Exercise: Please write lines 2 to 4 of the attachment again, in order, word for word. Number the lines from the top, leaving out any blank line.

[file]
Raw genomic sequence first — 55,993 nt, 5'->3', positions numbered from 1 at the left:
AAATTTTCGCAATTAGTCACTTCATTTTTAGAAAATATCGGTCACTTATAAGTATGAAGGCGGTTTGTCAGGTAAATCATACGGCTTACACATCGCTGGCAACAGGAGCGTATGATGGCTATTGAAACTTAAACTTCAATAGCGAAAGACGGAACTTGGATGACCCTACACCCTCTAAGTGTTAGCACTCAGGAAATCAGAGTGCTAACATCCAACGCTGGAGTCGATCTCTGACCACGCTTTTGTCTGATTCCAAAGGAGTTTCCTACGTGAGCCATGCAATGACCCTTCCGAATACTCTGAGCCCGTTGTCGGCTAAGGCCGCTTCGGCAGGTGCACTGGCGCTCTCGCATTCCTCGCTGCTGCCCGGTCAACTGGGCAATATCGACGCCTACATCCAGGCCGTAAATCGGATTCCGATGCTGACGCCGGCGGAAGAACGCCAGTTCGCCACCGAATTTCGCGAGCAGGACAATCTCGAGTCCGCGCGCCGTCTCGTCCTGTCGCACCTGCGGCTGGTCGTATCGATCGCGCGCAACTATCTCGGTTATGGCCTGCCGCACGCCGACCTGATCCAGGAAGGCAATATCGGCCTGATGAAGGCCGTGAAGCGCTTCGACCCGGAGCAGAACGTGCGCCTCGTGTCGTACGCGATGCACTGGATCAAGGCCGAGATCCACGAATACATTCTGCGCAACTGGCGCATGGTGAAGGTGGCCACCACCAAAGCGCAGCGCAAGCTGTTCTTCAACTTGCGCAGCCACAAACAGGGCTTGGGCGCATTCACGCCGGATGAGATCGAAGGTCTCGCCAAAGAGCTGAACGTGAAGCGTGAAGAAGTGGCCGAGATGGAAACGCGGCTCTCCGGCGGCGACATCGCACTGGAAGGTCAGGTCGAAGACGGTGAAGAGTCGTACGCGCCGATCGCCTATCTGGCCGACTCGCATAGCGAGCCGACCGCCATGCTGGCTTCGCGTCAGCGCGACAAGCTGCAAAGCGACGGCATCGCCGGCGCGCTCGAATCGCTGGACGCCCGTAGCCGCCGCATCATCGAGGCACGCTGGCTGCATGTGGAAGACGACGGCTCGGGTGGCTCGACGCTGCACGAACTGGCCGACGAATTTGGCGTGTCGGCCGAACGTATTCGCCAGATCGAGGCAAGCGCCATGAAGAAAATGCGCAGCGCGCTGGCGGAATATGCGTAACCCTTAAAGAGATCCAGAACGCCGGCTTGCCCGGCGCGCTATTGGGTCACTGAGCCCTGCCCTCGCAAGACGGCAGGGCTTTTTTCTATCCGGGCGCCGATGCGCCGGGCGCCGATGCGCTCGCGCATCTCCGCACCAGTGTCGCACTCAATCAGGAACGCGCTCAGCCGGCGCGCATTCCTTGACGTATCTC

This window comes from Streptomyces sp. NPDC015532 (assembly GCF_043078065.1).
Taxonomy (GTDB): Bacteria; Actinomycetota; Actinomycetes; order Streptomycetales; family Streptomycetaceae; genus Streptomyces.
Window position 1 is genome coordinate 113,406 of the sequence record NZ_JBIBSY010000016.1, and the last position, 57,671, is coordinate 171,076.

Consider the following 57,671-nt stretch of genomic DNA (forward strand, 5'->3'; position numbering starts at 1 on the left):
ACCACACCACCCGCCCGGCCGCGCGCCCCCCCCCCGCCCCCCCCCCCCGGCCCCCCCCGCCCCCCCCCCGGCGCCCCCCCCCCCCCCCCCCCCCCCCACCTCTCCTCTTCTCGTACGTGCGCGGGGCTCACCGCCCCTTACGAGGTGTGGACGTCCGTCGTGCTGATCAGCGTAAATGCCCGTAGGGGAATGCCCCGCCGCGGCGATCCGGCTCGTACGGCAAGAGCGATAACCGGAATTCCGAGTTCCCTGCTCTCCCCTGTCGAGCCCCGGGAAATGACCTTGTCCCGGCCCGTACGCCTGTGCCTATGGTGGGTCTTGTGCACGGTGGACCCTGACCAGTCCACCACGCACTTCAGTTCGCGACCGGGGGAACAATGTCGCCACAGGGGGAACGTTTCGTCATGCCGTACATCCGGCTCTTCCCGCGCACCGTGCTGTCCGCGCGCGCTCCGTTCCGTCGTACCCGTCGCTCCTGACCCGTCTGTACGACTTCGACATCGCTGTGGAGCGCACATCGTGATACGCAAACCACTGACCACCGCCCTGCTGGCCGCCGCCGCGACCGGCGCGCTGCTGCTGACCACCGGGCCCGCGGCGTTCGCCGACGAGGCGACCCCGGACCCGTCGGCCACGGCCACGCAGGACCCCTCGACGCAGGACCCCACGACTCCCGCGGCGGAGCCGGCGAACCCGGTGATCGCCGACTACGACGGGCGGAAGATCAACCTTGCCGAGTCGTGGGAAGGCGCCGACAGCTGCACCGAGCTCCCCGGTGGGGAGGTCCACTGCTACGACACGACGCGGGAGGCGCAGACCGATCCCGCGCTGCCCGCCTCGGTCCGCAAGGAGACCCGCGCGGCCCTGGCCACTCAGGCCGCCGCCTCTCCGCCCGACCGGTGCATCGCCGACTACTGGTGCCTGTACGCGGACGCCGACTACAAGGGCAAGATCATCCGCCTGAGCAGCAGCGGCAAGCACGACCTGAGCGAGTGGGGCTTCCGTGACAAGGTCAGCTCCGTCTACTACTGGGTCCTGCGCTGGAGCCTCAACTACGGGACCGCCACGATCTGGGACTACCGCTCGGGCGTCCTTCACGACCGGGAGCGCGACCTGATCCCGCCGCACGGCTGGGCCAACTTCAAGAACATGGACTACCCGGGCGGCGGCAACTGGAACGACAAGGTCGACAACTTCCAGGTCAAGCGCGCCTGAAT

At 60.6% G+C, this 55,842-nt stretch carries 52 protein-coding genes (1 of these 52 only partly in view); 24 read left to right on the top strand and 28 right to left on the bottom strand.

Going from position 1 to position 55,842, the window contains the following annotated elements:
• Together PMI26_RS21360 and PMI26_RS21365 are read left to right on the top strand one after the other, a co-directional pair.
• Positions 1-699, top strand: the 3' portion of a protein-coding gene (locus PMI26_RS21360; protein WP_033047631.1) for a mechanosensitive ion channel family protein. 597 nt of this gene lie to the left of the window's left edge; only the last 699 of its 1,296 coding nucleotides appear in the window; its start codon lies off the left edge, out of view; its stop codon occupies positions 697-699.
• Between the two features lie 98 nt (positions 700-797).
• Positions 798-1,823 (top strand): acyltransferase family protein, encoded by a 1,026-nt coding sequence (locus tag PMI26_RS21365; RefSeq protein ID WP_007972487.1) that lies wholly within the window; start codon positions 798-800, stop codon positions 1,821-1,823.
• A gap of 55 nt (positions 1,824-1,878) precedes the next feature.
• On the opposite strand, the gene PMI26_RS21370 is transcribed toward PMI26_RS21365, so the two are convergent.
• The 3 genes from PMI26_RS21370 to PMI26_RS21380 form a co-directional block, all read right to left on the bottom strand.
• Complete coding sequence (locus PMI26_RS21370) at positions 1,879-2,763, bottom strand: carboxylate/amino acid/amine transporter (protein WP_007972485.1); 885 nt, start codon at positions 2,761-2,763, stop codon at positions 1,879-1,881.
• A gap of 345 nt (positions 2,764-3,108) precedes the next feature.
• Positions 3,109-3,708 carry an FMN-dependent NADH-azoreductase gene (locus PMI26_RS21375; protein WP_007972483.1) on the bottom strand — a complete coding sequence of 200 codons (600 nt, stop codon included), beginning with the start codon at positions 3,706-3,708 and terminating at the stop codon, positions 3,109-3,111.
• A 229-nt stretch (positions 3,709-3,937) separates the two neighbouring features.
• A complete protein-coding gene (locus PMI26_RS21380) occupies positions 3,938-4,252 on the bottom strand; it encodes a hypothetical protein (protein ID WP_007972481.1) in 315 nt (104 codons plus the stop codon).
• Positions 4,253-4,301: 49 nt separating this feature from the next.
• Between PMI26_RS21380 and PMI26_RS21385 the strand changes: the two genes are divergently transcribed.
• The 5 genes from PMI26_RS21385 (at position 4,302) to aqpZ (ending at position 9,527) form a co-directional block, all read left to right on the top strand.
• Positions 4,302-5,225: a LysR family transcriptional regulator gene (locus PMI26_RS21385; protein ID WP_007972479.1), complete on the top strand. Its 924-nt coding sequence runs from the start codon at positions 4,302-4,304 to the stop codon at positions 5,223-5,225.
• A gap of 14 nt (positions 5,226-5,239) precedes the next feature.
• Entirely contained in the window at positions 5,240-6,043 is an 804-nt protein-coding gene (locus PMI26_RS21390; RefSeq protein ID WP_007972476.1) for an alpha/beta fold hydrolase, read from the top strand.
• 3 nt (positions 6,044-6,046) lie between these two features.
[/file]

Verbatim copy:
AAATTTTCGCAATTAGTCACTTCATTTTTAGAAAATATCGGTCACTTATAAGTATGAAGGCGGTTTGTCAGGTAAATCATACGGCTTACACATCGCTGGCAACAGGAGCGTATGATGGCTATTGAAACTTAAACTTCAATAGCGAAAGACGGAACTTGGATGACCCTACACCCTCTAAGTGTTAGCACTCAGGAAATCAGAGTGCTAACATCCAACGCTGGAGTCGATCTCTGACCACGCTTTTGTCTGATTCCAAAGGAGTTTCCTACGTGAGCCATGCAATGACCCTTCCGAATACTCTGAGCCCGTTGTCGGCTAAGGCCGCTTCGGCAGGTGCACTGGCGCTCTCGCATTCCTCGCTGCTGCCCGGTCAACTGGGCAATATCGACGCCTACATCCAGGCCGTAAATCGGATTCCGATGCTGACGCCGGCGGAAGAACGCCAGTTCGCCACCGAATTTCGCGAGCAGGACAATCTCGAGTCCGCGCGCCGTCTCGTCCTGTCGCACCTGCGGCTGGTCGTATCGATCGCGCGCAACTATCTCGGTTATGGCCTGCCGCACGCCGACCTGATCCAGGAAGGCAATATCGGCCTGATGAAGGCCGTGAAGCGCTTCGACCCGGAGCAGAACGTGCGCCTCGTGTCGTACGCGATGCACTGGATCAAGGCCGAGATCCACGAATACATTCTGCGCAACTGGCGCATGGTGAAGGTGGCCACCACCAAAGCGCAGCGCAAGCTGTTCTTCAACTTGCGCAGCCACAAACAGGGCTTGGGCGCATTCACGCCGGATGAGATCGAAGGTCTCGCCAAAGAGCTGAACGTGAAGCGTGAAGAAGTGGCCGAGATGGAAACGCGGCTCTCCGGCGGCGACATCGCACTGGAAGGTCAGGTCGAAGACGGTGAAGAGTCGTACGCGCCGATCGCCTATCTGGCCGACTCGCATAGCGAGCCGACCGCCATGCTGGCTTCGCGTCAGCGCGACAAGCTGCAAAGCGACGGCATCGCCGGCGCGCTCGAATCGCTGGACGCCCGTAGCCGCCGCATCATCGAGGCACGCTGGCTGCATGTGGAAGACGACGGCTCGGGTGGCTCGACGCTGCACGAACTGGCCGACGAATTTGGCGTGTCGGCCGAACGTATTCGCCAGATCGAGGCAAGCGCCATGAAGAAAATGCGCAGCGCGCTGGCGGAATATGCGTAACCCTTAAAGAGATCCAGAACGCCGGCTTGCCCGGCGCGCTATTGGGTCACTGAGCCCTGCCCTCGCAAGACGGCAGGGCTTTTTTCTATCCGGGCGCCGATGCGCCGGGCGCCGATGCGCTCGCGCATCTCCGCACCAGTGTCGCACTCAATCAGGAACGCGCTCAGCCGGCGCGCATTCCTTGACGTATCTC

This window comes from Streptomyces sp. NPDC015532 (assembly GCF_043078065.1).
Taxonomy (GTDB): Bacteria; Actinomycetota; Actinomycetes; order Streptomycetales; family Streptomycetaceae; genus Streptomyces.